Since the release of Windows Server 2008, there has been no way to build a cluster without purchasing dedicated, proprietary storage (such as an array from HP, Dell, EMC or NetApp, to name just a few). There are open source storage platforms like OpenFiler and FreeNAS; there is an iSCSI target in almost any Linux and BSD platform. Until very recently, none of these have passed the cluster storage tests that Windows 2008 executes before forming the cluster.
Without passing those tests, the cluster cannot be formed at all - and the culprit is normally the "SCSI-3 Persistent Reservation" tests, without which the cluster cannot operate (because it cannot guarantee that the disks are owned by only a single node at a time).
The forums for OpenFiler, OpenSolaris, FreeNAS, BSD and Linux distributions seem to be full of requests for the iSCSI targets to support Windows Server 2008 clustering (and also enable Solaris and OpenSolaris clustering). OpenFiler has been developing the feature, but the latest news I found is that they will be making it a premium (ie paid) feature. OpenSolaris has claimed to have support for months, but I was unable to make it work (despite updating the system past the build number in which support was added, snv_115).
And finally, today, I noticed that FreeNAS has released a new beta build, 0.7 RC1; and one of the key features is that it supports SCSI-3 Persistent Reservations.
I had to try it.
I set up a Hyper-V server (a Dell 2900 with 4GB of RAM and a 500GB RAID 10 set for VMs).
Then, I set up 3 VMs. Here's the plan for what it will look like, if it all works:
First I created a FreeNAS VM. 512MB of RAM, two CPUs, two legacy NICs (as FreeBSD does not yet support the Hyper-V extensions), a 1GB VHD for the "system" and a DVD-ROM drive from which to install. The installation was painless - two or three questions and it's done. Setting up the networks was confusing for a moment - the UI changes the text without highlighting the changes, so it took a few goes to sort it all out. I assigned a public IP to the public NIC and a private IP to the NIC on a new private network for iSCSI.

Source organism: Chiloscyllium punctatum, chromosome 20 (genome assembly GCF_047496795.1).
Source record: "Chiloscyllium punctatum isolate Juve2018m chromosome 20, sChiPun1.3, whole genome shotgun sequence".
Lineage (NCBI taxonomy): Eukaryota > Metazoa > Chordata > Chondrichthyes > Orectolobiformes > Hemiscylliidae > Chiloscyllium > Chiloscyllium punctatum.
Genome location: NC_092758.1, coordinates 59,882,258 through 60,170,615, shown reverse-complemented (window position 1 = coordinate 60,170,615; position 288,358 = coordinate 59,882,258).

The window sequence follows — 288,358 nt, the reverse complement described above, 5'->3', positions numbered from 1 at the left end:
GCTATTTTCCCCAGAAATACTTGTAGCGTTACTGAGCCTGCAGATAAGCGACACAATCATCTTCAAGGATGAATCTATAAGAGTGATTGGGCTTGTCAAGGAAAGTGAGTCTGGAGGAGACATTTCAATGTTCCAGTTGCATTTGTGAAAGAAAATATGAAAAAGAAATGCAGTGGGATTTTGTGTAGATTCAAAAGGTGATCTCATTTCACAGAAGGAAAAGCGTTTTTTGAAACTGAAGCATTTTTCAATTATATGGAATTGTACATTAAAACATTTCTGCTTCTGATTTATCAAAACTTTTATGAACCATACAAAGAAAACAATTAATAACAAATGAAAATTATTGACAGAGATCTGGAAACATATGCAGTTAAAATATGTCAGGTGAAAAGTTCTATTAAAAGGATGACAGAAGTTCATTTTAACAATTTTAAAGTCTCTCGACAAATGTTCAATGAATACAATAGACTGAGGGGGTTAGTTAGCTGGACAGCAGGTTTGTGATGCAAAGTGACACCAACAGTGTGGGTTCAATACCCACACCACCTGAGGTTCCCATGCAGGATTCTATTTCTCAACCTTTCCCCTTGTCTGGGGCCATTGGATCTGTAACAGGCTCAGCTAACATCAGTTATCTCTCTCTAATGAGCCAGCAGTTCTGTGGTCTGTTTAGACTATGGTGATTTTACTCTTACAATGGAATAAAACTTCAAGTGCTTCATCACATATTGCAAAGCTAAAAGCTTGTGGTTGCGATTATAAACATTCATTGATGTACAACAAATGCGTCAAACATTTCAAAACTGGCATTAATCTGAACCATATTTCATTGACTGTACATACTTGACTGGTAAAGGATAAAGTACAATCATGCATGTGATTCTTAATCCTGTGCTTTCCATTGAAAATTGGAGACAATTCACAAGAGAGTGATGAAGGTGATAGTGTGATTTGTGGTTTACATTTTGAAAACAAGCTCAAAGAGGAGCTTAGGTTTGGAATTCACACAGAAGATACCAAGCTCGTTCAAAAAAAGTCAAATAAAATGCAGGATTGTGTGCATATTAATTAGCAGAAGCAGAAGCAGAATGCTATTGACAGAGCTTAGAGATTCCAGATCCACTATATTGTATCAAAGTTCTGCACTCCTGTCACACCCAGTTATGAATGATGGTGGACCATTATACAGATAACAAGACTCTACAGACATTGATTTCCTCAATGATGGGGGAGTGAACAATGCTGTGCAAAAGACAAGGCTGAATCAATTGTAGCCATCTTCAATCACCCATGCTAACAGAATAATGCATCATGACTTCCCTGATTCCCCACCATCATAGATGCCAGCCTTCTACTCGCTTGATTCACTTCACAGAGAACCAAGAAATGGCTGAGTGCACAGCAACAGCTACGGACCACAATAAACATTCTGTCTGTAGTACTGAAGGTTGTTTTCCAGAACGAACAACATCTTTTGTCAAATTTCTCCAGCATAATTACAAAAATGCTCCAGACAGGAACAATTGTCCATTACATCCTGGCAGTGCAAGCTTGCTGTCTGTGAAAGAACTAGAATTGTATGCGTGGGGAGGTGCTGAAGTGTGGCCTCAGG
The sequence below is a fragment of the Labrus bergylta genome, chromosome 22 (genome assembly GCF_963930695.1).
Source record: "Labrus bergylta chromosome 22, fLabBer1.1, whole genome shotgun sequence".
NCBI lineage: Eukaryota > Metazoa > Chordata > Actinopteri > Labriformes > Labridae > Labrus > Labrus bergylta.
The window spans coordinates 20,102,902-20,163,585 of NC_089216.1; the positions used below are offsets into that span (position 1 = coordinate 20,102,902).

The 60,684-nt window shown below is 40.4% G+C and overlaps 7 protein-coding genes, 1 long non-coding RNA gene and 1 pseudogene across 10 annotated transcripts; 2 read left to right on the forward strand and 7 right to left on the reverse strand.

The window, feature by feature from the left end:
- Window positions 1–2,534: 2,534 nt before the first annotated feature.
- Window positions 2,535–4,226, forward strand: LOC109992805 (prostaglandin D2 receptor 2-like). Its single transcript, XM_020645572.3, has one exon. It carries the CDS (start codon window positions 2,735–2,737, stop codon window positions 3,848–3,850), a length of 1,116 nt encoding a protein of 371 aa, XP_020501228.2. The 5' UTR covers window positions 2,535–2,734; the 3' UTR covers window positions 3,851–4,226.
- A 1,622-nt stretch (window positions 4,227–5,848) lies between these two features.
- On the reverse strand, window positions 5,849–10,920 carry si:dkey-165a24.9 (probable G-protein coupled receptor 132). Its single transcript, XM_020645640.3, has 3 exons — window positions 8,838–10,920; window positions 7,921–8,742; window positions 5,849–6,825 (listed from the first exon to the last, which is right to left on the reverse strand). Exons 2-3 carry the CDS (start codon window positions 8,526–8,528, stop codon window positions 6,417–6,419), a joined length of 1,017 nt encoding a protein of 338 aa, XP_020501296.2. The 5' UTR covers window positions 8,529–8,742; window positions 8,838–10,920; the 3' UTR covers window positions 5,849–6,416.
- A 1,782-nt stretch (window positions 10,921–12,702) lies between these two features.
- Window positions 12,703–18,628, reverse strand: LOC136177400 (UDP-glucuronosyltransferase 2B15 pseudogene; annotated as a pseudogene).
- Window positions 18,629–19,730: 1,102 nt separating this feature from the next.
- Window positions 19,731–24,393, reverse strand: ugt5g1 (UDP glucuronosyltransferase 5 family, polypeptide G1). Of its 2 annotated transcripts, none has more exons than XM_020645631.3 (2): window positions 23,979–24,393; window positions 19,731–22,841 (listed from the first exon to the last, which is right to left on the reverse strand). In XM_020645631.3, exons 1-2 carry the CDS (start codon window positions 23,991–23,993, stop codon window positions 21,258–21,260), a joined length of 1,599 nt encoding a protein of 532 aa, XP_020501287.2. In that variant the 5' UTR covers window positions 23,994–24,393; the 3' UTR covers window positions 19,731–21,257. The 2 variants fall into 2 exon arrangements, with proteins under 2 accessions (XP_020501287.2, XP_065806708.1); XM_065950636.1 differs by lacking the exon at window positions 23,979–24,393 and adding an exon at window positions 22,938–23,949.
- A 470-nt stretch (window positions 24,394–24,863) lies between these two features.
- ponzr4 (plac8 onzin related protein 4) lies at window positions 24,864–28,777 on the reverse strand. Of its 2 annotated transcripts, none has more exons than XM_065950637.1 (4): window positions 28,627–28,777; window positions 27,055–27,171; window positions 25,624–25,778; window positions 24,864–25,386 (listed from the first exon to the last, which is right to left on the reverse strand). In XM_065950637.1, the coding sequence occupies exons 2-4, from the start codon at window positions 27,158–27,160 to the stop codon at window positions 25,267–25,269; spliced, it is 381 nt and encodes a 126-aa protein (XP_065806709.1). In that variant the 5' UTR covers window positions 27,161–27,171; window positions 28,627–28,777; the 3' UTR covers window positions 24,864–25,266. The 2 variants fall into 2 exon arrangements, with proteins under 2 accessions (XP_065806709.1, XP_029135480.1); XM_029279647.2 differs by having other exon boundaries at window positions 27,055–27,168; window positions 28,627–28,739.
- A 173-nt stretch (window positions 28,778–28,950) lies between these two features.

Then I deployed two Windows Server 2008 R2 Enterprise Edition hosts (the RC). Each has two legacy NICs with the same configuration (one public, one iSCSI). I configured IP addresses and ensured I could ping everything on both networks, then installed the File Server role and the Failover Cluster feature.
While they installed I switched back to configuring FreeNAS. I removed the DVD-ROM drive and added three new 128GB disks on the 3 available IDE controller slots. Then I loaded the FreeNAS config page and configured a RAIDZ1 (RAID 5 ZFS) device, a ZFS Pool using the device, a Portal group, an Initiator group and three extents, each of which provides a single iSCSI target (Quorum, File Server 1 and File Server 2). It sounds like a lot of work but it took less than 15 minutes.
Finally I was ready to connect the drives and hopefully build a cluster. On each server I connected the iSCSI targets, one at a time. On node 2 I brought each device online, initialized the disk and created a simple volume, assigning drive letters as needed. Then after taking the drives offline, I replicated the drive letter assignments on node 1.
With all those steps completed, the Failover Cluster Wizard can run. Normally the storage tests fail after a few moments, but in the FreeNAS case they succeeded - I have a working, validated file server cluster using free software for the storage and Windows 2008 Enterprise for the compute power.
The proof, as they say, is in the image:
Now you probably won't want to use this for a critical production system - FreeNAS is after all beta software. But for your lab environments, or running up a virtual cluster; this might just fit the bill perfectly.